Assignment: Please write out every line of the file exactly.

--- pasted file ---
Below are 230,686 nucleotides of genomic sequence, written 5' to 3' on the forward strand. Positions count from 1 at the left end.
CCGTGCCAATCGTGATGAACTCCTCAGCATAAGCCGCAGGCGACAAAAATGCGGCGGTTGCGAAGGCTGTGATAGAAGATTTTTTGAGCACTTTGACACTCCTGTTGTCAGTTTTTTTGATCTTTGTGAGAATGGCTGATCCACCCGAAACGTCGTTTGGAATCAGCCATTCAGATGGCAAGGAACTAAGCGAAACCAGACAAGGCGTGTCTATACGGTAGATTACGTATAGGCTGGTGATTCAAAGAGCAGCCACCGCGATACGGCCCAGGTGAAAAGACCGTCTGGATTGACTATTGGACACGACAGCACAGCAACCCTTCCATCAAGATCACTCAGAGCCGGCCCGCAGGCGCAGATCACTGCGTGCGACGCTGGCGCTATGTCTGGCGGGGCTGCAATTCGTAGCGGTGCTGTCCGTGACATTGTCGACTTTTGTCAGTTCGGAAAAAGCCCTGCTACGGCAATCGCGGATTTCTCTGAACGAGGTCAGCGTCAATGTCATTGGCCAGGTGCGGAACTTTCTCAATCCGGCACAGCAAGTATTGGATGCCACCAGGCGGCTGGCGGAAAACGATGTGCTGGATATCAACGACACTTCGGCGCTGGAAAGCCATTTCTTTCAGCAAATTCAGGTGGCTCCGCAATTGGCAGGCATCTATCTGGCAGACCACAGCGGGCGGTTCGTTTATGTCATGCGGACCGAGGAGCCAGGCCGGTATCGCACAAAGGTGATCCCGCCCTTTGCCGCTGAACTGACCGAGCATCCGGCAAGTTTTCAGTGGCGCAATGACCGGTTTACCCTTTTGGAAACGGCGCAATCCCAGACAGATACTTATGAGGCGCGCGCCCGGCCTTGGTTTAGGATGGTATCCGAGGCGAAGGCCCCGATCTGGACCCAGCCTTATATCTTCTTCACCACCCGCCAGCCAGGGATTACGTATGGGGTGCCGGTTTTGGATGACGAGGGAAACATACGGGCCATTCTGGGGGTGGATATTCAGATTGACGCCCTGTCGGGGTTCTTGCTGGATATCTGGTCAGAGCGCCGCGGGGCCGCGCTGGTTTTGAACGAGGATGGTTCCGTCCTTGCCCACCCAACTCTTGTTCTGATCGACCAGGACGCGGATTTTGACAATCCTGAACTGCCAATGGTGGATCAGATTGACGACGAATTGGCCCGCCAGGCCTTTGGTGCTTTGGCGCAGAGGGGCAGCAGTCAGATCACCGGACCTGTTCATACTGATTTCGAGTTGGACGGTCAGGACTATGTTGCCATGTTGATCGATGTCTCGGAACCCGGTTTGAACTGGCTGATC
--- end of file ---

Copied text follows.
Below are 230,686 nucleotides of genomic sequence, written 5' to 3' on the forward strand. Positions count from 1 at the left end.
CCGTGCCAATCGTGATGAACTCCTCAGCATAAGCCGCAGGCGACAAAAATGCGGCGGTTGCGAAGGCTGTGATAGAAGATTTTTTGAGCACTTTGACACTCCTGTTGTCAGTTTTTTTGATCTTTGTGAGAATGGCTGATCCACCCGAAACGTCGTTTGGAATCAGCCATTCAGATGGCAAGGAACTAAGCGAAACCAGACAAGGCGTGTCTATACGGTAGATTACGTATAGGCTGGTGATTCAAAGAGCAGCCACCGCGATACGGCCCAGGTGAAAAGACCGTCTGGATTGACTATTGGACACGACAGCACAGCAACCCTTCCATCAAGATCACTCAGAGCCGGCCCGCAGGCGCAGATCACTGCGTGCGACGCTGGCGCTATGTCTGGCGGGGCTGCAATTCGTAGCGGTGCTGTCCGTGACATTGTCGACTTTTGTCAGTTCGGAAAAAGCCCTGCTACGGCAATCGCGGATTTCTCTGAACGAGGTCAGCGTCAATGTCATTGGCCAGGTGCGGAACTTTCTCAATCCGGCACAGCAAGTATTGGATGCCACCAGGCGGCTGGCGGAAAACGATGTGCTGGATATCAACGACACTTCGGCGCTGGAAAGCCATTTCTTTCAGCAAATTCAGGTGGCTCCGCAATTGGCAGGCATCTATCTGGCAGACCACAGCGGGCGGTTCGTTTATGTCATGCGGACCGAGGAGCCAGGCCGGTATCGCACAAAGGTGATCCCGCCCTTTGCCGCTGAACTGACCGAGCATCCGGCAAGTTTTCAGTGGCGCAATGACCGGTTTACCCTTTTGGAAACGGCGCAATCCCAGACAGATACTTATGAGGCGCGCGCCCGGCCTTGGTTTAGGATGGTATCCGAGGCGAAGGCCCCGATCTGGACCCAGCCTTATATCTTCTTCACCACCCGCCAGCCAGGGATTACGTATGGGGTGCCGGTTTTGGATGACGAGGGAAACATACGGGCCATTCTGGGGGTGGATATTCAGATTGACGCCCTGTCGGGGTTCTTGCTGGATATCTGGTCAGAGCGCCGCGGGGCCGCGCTGGTTTTGAACGAGGATGGTTCCGTCCTTGCCCACCCAACTCTTGTTCTGATCGACCAGGACGCGGATTTTGACAATCCTGAACTGCCAATGGTGGATCAGATTGACGACGAATTGGCCCGCCAGGCCTTTGGTGCTTTGGCGCAGAGGGGCAGCAGTCAGATCACCGGACCTGTTCATACTGATTTCGAGTTGGACGGTCAGGACTATGTTGCCATGTTGATCGATGTCTCGGAACCCGGTTTGAACTGGCTGATC